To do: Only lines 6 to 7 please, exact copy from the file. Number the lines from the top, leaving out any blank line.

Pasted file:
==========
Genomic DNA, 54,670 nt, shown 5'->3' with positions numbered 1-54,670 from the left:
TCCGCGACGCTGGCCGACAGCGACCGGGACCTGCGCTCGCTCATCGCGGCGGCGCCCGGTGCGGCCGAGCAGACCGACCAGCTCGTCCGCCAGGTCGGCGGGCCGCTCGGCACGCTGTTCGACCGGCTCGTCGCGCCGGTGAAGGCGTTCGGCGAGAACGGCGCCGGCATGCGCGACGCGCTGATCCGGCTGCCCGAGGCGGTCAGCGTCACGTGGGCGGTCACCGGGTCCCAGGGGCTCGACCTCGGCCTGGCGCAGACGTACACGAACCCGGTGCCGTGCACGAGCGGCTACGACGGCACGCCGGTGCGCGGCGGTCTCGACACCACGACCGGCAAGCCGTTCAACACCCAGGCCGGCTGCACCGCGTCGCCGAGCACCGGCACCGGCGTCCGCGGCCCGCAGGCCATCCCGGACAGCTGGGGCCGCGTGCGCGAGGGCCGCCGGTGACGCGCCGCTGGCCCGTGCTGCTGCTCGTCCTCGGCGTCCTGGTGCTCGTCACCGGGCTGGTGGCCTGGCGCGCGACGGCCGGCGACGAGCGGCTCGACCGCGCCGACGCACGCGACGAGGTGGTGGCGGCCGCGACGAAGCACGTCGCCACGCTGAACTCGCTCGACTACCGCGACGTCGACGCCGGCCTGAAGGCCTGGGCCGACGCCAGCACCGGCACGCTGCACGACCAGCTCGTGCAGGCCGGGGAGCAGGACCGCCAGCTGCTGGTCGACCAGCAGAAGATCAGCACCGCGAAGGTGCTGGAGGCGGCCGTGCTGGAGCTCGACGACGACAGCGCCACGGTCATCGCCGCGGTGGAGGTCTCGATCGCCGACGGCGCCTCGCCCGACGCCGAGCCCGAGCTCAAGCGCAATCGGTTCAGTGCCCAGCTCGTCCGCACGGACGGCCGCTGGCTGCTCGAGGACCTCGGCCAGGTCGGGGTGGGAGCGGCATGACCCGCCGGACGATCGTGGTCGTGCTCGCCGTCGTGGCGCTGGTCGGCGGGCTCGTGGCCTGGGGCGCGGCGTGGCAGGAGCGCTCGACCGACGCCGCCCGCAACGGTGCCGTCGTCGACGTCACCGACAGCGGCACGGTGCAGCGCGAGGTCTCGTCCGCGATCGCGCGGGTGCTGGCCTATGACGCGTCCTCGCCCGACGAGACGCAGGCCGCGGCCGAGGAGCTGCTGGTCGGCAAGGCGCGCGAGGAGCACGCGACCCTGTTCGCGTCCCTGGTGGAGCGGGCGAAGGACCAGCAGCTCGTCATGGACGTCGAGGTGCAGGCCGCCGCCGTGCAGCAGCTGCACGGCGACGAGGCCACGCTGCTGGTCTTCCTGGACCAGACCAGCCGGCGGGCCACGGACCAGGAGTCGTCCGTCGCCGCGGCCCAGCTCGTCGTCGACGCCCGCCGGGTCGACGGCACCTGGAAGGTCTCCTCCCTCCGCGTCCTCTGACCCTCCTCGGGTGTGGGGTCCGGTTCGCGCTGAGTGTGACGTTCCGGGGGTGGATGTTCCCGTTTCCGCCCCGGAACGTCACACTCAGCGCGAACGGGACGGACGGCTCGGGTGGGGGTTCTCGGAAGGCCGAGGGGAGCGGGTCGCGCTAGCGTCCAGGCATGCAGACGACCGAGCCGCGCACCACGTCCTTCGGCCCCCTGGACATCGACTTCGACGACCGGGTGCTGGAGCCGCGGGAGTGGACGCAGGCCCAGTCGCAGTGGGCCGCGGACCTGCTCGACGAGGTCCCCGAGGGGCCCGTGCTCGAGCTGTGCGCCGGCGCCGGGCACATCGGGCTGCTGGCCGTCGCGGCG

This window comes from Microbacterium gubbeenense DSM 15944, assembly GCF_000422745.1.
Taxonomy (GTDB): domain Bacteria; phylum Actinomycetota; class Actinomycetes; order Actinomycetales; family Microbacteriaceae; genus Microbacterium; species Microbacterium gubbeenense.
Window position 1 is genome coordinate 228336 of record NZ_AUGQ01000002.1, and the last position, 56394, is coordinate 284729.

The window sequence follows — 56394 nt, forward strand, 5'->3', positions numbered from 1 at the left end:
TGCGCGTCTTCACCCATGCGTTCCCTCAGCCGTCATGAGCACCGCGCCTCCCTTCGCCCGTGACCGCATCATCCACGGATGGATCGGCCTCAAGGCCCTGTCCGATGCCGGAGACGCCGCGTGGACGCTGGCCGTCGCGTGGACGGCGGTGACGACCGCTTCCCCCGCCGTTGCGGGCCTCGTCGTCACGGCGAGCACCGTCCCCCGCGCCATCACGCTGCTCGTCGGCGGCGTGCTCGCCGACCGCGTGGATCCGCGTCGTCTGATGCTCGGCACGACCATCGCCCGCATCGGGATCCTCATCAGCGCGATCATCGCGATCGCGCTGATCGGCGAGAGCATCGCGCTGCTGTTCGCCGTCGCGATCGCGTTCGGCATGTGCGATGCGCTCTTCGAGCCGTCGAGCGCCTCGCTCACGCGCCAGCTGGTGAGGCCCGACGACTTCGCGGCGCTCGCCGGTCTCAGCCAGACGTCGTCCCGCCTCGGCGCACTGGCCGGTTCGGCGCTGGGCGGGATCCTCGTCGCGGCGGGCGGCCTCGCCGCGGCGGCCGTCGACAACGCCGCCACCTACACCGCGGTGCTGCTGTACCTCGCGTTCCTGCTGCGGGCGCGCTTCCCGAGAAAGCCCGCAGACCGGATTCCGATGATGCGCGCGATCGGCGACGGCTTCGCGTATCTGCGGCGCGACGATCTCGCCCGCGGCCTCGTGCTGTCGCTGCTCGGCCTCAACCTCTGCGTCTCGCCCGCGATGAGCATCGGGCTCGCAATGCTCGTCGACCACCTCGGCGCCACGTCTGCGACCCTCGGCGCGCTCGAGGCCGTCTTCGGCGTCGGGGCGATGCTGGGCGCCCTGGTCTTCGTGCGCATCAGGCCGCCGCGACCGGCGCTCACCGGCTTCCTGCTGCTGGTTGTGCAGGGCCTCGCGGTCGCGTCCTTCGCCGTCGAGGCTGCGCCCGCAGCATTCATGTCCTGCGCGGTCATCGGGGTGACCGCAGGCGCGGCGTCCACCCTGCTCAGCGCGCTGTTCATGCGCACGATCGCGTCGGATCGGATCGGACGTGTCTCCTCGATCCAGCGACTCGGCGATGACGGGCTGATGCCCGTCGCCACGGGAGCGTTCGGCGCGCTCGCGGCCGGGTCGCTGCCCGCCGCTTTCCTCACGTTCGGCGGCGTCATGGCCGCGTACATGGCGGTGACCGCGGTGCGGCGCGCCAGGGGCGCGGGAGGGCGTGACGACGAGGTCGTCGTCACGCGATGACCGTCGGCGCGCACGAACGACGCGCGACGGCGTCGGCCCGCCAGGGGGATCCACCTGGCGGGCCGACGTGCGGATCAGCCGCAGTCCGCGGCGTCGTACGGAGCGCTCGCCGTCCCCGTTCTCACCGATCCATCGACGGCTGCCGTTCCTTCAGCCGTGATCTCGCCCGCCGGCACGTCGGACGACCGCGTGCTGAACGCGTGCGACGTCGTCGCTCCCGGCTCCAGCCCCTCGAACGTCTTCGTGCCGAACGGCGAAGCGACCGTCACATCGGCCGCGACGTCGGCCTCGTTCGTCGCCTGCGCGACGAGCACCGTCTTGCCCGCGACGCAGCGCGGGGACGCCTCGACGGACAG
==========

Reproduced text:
The window sequence follows — 56394 nt, forward strand, 5'->3', positions numbered from 1 at the left end:
TGCGCGTCTTCACCCATGCGTTCCCTCAGCCGTCATGAGCACCGCGCCTCCCTTCGCCCGTGACCGCATCATCCACGGATGGATCGGCCTCAAGGCCCTGTCCGATGCCGGAGACGCCGCGTGGACGCTGGCCGTCGCGTGGACGGCGGTGACGACCGCTTCCCCCGCCGTTGCGGGCCTCGTCGTCACGGCGAGCACCGTCCCCCGCGCCATCACGCTGCTCGTCGGCGGCGTGCTCGCCGACCGCGTGGATCCGCGTCGTCTGATGCTCGGCACGACCATCGCCCGCATCGGGATCCTCATCAGCGCGATCATCGCGATCGCGCTGATCGGCGAGAGCATCGCGCTGCTGTTCGCCGTCGCGATCGCGTTCGGCATGTGCGATGCGCTCTTCGAGCCGTCGAGCGCCTCGCTCACGCGCCAGCTGGTGAGGCCCGACGACTTCGCGGCGCTCGCCGGTCTCAGCCAGACGTCGTCCCGCCTCGGCGCACTGGCCGGTTCGGCGCTGGGCGGGATCCTCGTCGCGGCGGGCGGCCTCGCCGCGGCGGCCGTCGACAACGCCGCCACCTACACCGCGGTGCTGCTGTACCTCGCGTTCCTGCTGCGGGCGCGCTTCCCGAGAAAGCCCGCAGACCGGATTCCGATGATGCGCGCGATCGGCGACGGCTTCGCGTATCTGCGGCGCGACGATCTCGCCCGCGGCCTCGTGCTGTCGCTGCTCGGCCTCAACCTCTGCGTCTCGCCCGCGATGAGCATCGGGCTCGCAATGCTCGTCGACCACCTCGGCGCCACGTCTGCGACCCTCGGCGCGCTCGAGGCCGTCTTCGGCGTCGGGGCGATGCTGGGCGCCCTGGTCTTCGTGCGCATCAGGCCGCCGCGACCGGCGCTCACCGGCTTCCTGCTGCTGGTTGTGCAGGGCCTCGCGGTCGCGTCCTTCGCCGTCGAGGCTGCGCCCGCAGCATTCATGTCCTGCGCGGTCATCGGGGTGACCGCAGGCGCGGCGTCCACCCTGCTCAGCGCGCTGTTCATGCGCACGATCGCGTCGGATCGGATCGGACGTGTCTCCTCGATCCAGCGACTCGGCGATGACGGGCTGATGCCCGTCGCCACGGGAGCGTTCGGCGCGCTCGCGGCCGGGTCGCTGCCCGCCGCTTTCCTCACGTTCGGCGGCGTCATGGCCGCGTACATGGCGGTGACCGCGGTGCGGCGCGCCAGGGGCGCGGGAGGGCGTGACGACGAGGTCGTCGTCACGCGATGACCGTCGGCGCGCACGAACGACGCGCGACGGCGTCGGCCCGCCAGGGGGATCCACCTGGCGGGCCGACGTGCGGATCAGCCGCAGTCCGCGGCGTCGTACGGAGCGCTCGCCGTCCCCGTTCTCACCGATCCATCGACGGCTGCCGTTCCTTCAGCCGTGATCTCGCCCGCCGGCACGTCGGACGACCGCGTGCTGAACGCGTGCGACGTCGTCGCTCCCGGCTCCAGCCCCTCGAACGTCTTCGTGCCGAACGGCGAAGCGACCGTCACATCGGCCGCGACGTCGGCCTCGTTCGTCGCCTGCGCGACGAGCACCGTCTTGCCCGCGACGCAGCGCGGGGACGCCTCGACGGACAG